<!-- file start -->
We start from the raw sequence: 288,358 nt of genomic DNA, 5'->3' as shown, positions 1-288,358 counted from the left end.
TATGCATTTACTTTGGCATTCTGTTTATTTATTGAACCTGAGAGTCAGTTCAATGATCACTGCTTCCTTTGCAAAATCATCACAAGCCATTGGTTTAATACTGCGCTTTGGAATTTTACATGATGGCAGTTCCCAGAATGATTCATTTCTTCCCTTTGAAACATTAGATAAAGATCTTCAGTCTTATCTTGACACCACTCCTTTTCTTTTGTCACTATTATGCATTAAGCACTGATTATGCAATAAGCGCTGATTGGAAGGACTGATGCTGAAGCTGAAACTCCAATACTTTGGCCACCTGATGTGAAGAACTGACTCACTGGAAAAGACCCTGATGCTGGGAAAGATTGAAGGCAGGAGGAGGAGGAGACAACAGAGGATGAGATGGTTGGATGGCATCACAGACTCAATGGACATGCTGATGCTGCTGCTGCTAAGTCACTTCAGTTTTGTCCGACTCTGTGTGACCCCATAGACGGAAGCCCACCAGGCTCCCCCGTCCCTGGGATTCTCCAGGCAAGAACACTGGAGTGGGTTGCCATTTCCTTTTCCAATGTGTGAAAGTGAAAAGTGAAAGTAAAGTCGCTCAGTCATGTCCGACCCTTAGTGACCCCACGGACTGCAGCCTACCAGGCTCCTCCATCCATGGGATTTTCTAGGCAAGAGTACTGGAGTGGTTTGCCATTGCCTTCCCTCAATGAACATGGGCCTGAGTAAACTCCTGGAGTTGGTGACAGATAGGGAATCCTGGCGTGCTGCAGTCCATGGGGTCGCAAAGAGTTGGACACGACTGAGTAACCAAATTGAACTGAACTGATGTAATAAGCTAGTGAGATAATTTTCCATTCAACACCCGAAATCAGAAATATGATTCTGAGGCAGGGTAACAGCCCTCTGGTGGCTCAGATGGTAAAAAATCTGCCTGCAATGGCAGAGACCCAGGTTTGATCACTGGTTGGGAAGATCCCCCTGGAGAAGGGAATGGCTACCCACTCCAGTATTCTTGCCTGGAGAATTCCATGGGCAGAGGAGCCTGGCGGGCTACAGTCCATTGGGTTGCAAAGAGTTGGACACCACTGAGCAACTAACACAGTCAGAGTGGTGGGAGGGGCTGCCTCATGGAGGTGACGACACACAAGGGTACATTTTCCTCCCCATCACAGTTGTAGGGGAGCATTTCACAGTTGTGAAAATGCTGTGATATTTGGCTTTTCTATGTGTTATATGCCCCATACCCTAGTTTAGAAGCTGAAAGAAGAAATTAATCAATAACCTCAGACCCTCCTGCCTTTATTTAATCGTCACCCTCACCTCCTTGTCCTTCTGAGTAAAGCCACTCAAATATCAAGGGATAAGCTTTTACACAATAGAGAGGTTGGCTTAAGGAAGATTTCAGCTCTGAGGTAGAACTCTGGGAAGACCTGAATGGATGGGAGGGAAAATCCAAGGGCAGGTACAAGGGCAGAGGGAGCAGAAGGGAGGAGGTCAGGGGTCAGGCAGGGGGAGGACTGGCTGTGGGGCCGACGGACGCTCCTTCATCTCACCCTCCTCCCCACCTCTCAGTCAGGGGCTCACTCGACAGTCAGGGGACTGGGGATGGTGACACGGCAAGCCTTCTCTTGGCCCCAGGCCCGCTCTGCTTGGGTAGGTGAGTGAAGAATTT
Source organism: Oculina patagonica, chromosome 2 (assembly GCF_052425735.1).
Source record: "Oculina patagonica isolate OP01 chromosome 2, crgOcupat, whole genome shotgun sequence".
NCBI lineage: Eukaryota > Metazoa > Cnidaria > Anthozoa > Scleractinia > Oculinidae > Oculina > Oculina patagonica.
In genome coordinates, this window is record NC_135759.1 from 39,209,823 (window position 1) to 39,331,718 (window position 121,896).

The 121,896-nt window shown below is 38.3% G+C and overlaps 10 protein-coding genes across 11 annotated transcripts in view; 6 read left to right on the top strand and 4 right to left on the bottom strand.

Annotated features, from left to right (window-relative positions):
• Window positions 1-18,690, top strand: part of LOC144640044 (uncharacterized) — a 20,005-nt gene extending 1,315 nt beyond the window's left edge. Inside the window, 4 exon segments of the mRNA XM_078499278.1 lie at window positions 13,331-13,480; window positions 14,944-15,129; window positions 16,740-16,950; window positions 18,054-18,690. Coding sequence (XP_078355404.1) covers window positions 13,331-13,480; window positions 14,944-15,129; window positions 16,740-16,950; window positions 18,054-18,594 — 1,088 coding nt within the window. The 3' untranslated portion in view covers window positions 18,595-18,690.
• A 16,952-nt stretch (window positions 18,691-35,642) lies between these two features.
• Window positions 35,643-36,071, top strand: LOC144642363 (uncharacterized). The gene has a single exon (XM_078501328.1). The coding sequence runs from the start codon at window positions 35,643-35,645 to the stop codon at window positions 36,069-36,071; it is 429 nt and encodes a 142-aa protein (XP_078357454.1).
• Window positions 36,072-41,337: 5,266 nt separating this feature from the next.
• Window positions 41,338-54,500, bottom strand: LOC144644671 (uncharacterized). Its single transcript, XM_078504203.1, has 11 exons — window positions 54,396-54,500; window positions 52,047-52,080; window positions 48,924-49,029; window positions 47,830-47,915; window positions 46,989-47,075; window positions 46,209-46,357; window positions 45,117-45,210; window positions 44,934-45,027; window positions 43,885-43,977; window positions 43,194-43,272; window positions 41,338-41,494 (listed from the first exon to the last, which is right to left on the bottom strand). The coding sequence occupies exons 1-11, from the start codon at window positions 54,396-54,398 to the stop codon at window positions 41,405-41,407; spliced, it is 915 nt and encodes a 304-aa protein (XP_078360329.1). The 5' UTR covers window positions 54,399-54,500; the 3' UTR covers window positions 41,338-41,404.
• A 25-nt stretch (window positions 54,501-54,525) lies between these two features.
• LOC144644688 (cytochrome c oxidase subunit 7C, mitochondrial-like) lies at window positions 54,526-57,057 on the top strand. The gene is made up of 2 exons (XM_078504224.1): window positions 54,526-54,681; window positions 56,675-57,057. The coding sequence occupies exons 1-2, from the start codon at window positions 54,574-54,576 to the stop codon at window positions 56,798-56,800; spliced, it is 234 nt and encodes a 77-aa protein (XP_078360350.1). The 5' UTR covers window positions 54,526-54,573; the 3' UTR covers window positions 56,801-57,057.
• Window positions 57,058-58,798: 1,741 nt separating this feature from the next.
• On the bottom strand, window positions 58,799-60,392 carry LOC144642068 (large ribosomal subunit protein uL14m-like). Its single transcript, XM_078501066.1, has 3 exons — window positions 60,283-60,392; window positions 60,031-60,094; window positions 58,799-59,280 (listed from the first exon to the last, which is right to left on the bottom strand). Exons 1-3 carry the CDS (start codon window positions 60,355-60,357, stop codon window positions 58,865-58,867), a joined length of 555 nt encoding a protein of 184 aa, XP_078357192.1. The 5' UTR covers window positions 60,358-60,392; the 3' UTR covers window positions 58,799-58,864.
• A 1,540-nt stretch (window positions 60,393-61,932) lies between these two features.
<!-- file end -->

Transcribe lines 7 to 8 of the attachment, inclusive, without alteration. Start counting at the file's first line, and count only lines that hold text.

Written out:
The 121,896-nt window shown below is 38.3% G+C and overlaps 10 protein-coding genes across 11 annotated transcripts in view; 6 read left to right on the top strand and 4 right to left on the bottom strand.

Annotated features, from left to right (window-relative positions):